Giving full meaning to the phrase “it is better to ask forgiveness than permission,” Jane convinced her husband to drive their lovely new blue tractor from the farm into town to the fairgrounds. Really, doesn’t every man alive want to do that — yellow triangle on the back giving you every right to hold up traffic? Husband Mark was stressing about the loggers reaction to the “borrowing” of the logs for jumps — a legitimate concern. Any man who makes his living in the bush cutting giant trees down is not known to be tiny and meek and mild …

So while Mark and Jane were “discussing” the possible fall out (pun intended) from the said jump relocation project (did I mention it was their 28th wedding anniversary that day?), I politely excused myself and set about designing a course of sorts.

Building jumps. Photo by Chelan Kozak.

Building jumps. Photo by Chelan Kozak.

While the fairgrounds is fairly flat, there was a sand hill that I incorporated into the course, and we made a brush jump (more chainsaw required to fell a couple of poplars for brush and natural 8-foot rails). I found some 8-inch diameter, 6-foot narrow logs and railway-tie type materials, and we used standards to put them into the gateways, jumping from ring to ring.

But the real course design inspiration came on Friday when a clinic participant’s 9-year-old daughter was galloping around on her pony like a mad thing, jumping from the grass into the slightly elevated sand dressage ring at E and out at B, which was a bit of a drop fence of sorts. Entering at A is soooo last week! As far as I’m concerned, that is proper dressage practice for a 9 year old. So I put two jumps across there — a perfect five stride!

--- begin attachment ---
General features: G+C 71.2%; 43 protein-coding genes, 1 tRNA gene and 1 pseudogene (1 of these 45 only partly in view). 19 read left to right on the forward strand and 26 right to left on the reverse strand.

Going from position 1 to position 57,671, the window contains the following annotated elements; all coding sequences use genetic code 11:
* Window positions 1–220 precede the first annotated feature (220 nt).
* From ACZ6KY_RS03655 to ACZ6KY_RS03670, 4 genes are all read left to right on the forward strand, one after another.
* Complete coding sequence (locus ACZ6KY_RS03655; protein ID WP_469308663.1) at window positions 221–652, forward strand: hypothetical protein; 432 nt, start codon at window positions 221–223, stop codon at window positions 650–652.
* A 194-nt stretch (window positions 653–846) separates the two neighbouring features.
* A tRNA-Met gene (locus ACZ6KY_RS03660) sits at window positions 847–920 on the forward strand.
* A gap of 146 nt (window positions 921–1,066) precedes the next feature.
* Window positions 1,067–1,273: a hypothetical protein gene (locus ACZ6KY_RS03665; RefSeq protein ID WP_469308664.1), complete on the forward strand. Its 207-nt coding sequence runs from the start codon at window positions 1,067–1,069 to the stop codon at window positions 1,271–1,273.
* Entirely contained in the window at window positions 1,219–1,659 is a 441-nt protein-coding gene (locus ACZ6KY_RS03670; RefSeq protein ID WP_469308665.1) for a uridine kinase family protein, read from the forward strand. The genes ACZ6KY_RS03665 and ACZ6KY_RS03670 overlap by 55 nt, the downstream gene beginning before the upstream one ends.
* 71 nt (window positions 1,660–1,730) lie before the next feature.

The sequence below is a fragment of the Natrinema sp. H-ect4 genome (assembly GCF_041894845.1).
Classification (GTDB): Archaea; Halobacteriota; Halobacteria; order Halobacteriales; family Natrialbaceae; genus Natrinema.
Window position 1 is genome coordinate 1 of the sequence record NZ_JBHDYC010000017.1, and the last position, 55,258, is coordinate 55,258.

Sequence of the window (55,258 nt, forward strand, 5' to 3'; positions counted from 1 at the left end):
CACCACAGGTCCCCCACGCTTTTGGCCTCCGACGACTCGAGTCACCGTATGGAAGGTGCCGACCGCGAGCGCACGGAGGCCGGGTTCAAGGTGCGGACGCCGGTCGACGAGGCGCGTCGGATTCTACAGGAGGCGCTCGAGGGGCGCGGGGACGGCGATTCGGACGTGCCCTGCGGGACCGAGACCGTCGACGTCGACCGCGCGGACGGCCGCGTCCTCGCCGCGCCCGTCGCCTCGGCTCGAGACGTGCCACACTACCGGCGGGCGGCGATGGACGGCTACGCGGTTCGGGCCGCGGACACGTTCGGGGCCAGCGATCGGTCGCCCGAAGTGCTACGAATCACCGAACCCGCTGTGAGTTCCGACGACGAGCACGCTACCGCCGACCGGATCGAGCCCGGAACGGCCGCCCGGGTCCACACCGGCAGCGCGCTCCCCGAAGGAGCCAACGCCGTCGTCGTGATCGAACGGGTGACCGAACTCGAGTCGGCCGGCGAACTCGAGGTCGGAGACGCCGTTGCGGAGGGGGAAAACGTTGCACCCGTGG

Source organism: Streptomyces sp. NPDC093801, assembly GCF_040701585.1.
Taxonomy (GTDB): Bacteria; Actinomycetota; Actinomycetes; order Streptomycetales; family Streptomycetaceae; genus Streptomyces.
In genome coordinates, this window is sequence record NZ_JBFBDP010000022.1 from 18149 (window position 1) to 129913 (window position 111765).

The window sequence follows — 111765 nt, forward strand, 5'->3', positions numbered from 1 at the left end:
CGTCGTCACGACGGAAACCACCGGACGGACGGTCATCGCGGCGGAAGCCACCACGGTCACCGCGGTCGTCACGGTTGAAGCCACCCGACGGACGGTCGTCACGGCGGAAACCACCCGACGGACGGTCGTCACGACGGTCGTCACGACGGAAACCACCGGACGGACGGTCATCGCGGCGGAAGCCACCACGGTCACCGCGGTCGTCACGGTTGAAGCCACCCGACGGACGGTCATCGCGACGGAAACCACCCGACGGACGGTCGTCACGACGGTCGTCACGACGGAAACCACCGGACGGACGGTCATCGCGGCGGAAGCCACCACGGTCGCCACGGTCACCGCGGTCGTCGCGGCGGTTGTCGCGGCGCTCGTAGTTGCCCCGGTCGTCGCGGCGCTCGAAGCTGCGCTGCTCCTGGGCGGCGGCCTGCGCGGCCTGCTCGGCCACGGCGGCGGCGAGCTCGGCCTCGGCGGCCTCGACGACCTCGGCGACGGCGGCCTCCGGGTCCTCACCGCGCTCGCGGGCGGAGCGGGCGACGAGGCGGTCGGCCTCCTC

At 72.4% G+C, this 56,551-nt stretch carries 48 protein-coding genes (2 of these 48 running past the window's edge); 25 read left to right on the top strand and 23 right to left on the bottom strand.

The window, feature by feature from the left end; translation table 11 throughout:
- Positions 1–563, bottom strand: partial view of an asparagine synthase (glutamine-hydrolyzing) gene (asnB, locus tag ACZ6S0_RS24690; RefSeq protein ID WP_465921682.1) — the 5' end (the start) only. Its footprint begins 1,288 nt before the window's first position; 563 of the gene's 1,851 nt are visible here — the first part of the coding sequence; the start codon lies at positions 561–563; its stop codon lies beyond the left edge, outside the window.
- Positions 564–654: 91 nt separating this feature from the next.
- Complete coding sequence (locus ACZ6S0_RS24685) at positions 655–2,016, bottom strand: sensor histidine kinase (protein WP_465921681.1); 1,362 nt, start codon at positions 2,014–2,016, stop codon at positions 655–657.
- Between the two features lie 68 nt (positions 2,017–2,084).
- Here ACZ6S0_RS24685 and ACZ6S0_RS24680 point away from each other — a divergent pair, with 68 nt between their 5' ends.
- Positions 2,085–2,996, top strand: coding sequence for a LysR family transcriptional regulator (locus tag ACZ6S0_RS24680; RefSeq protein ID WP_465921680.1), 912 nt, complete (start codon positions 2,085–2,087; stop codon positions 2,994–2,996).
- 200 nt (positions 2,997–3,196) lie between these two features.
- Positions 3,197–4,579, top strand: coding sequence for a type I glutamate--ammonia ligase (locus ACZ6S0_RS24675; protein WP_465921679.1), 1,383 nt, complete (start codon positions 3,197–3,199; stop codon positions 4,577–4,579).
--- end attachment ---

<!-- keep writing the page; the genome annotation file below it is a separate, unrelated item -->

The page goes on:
We made a faux ditch with a tarp in the ring and used boxes as fill and roll tops as jumps out on the grass around the rings. We had a Starter to Novice (Pre-Training) level type thing going on, depending on what height we set the fences at. We even made a start box and counted everyone down.

At the beginning of each group, I asked who had either ridden over a real cross-country course or had been to a “real” event. About half or less of the riders raised their hands. One rider told me he had watched Rolex on YouTube before, but had never been to an event.

We all had a complete blast! I brought my Hit Air vest and had each rider wear it around the course, just in case, as few riders had safety vests. We only had one deployment all day — the result of an overly celebratory equine reaction on landing from a jump.

By the time Sunday evening had rolled around, there were serious plans in the works to build a water jump, a bank and some ditches. And I don’t think it was just the wine talking! I know our little course is responsible for producing some keen riders who want to know more about the sport and build some “real” jumps! I sincerely hope the loggers have a sense of humour.

Thousands of miles from Lexington, Ky., in a small town in Northern BC, on a sunny Sunday, a group of riders couldn’t wipe the smiles of their faces. One post cross-country fist pump and pat on their horse’s neck after another told the story. Thousands of miles from Rolex Kentucky, excitement was created and dreams were born. We have suffered terrible tragedy and loss in our sport recently, and as a community need to cry, rally together, question, seek better ways and go forward.

I love our sport, despite the horrific loss recently. I hope to continue to promote it and inspire others to love it the way I do, even as we require answers and desperately search out ways to keep it as safe as we can.

I can’t wait to go back to Smithers and see what they build. Oh, and if any other little town is looking for an inspiring, fun weekend, I’m available for clinics. I don’t travel with my chainsaw, though! So maybe make sure one locally is topped up with fuel and ready for action. I’ll bring my corkscrew.